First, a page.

How to connect to your remote kuberenetes cluster with kubectl from you local?

You've just set up your kubernetes cluster. Excellent, now you want to start deploying your specs...but they are on a repo on your local machine.

All good let's setup your kubeconfig file so you can connect to your k8s api with kubectl.

  1. Log into your server

  2. Create a service account spec:

kind: ServiceAccount
metadata:
  name: admin-user
  namespace: kube-system
  1. Create the account

    kubectl create -f server-account.yaml

  2. Create the cluster role binding:

apiVersion: rbac.authorization.k8s.io/v1
kind: ClusterRoleBinding
metadata:
  name: admin-user
roleRef:
  apiGroup: rbac.authorization.k8s.io
  kind: ClusterRole
  name: cluster-admin
subjects:
- kind: ServiceAccount
  name: admin-user
  namespace: kube-system
  1. Apply the role binding

kubectl apply -f admin-role-binding.yml

  1. Find the secrets used by the service account
kubectl describe serviceAccounts admin-user
Name:                devacc
Namespace:           default
Labels:              <none>
Annotations:         <none>
Image pull secrets:  <none>
Mountable secrets:   devacc-token-47p8n
Tokens:              devacc-token-47p8n
Events:              <none>
  1. Fetch the token

kubectl describe secrets devacc-token-47p8n

Keep the token

  1. Get the certificate info for the cluseter
kubectl config view --flatten --minify > cluster-cert.txt
cat cluster-cert.txt

Copy certificate-authority-data and server from the output.

  1. Now you can create your kubeconfig file

Create a file called my-service-account-config.yaml and substitute the values for token, certificate-authority-data and server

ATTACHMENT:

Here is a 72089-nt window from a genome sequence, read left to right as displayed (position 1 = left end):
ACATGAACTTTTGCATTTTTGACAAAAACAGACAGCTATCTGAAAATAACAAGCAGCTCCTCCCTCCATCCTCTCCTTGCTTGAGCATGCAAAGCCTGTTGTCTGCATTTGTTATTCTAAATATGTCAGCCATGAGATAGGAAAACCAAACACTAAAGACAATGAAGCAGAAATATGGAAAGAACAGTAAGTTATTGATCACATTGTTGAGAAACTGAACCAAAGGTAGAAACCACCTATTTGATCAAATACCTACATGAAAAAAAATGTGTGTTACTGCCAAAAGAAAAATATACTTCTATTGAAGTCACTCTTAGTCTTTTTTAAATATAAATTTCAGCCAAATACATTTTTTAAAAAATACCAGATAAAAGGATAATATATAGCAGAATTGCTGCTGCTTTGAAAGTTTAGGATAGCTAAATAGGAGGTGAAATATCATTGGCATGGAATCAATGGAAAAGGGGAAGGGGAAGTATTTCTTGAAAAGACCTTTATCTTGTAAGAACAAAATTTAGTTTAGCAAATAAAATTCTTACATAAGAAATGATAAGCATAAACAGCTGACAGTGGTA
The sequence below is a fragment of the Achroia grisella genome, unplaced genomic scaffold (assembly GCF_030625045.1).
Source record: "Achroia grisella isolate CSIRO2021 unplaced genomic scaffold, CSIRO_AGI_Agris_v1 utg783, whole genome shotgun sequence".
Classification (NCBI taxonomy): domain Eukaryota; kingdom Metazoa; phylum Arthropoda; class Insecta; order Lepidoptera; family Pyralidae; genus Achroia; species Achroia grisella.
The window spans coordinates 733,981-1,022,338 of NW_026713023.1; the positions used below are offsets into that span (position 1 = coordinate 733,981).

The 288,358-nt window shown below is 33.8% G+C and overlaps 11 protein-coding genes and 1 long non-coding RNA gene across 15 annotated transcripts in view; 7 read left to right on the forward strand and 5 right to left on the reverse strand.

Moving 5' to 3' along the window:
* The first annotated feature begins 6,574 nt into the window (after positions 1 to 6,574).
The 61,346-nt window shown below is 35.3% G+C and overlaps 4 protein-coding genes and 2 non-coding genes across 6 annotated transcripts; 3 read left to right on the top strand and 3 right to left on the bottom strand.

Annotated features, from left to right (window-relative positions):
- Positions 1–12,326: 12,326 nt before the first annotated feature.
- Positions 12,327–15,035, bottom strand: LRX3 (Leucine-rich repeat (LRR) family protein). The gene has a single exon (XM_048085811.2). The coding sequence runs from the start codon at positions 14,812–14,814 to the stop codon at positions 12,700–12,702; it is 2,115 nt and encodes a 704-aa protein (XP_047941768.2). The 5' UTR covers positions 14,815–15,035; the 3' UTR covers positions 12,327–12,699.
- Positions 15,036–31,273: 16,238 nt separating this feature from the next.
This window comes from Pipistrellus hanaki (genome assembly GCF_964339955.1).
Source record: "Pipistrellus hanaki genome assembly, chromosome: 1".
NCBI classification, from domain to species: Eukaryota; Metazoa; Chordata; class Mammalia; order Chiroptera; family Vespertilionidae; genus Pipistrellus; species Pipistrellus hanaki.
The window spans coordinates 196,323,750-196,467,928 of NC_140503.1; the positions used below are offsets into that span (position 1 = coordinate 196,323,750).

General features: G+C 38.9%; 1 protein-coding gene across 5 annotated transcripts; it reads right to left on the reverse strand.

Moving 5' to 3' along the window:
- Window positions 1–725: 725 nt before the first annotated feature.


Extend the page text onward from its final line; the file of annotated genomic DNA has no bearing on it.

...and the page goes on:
apiVersion: v1
kind: Config
users:
- name: admin-user
  user:
    token: <replace this with token info>
clusters:
- cluster:
    certificate-authority-data: <replace this with certificate-authority-data info>
    server: <replace this with server info>
  name: self-hosted-cluster
contexts:
- context:
    cluster: self-hosted-cluster
    user: devacc
  name: devacc-context
current-context: devavv-context
  1. Copy the file to $HOME/.kube

  2. Tell kubectl to use that context:

kubectl config --kubeconfig=$HOME/.kube/my-service-account-config.yaml set-context svcs-acct-context

It is better to append it to the base config

Source

Junos PyEZ how to fix the xmlSAX2Characters:huge text node

When trying to acquire a huge bit of config from juniper routers and parse it with PyEZ sometimes you get an error. Something like:

pyez xmlSAX2Characters: huge text node, line 256071, column 53 (<string>, line 256071)

PyEZ uses ncclient the python netconf client behind the scenes.It isn't well documented in their docs though.

Allowing a huge text nodes in pyEZ, you should connect to your device and pass the huge_tree=True parameter:

with Device(host='x.x.x.x', user=junos_username, passwd=junos_password, huge_tree=True) as dev:
    ...

https://github.com/Juniper/py-junos-eznc/pull/975

Kubernetes Questions – Please answer them

What is the Difference between a Persistent Volume and a Storage Class?

What happens when pods are killed, is the data persisted - How do you test this?

What is the difference between a Service and an Ingress?

By default, Docker uses host-private networking, so containers can talk to other containers only if they are on the same machine.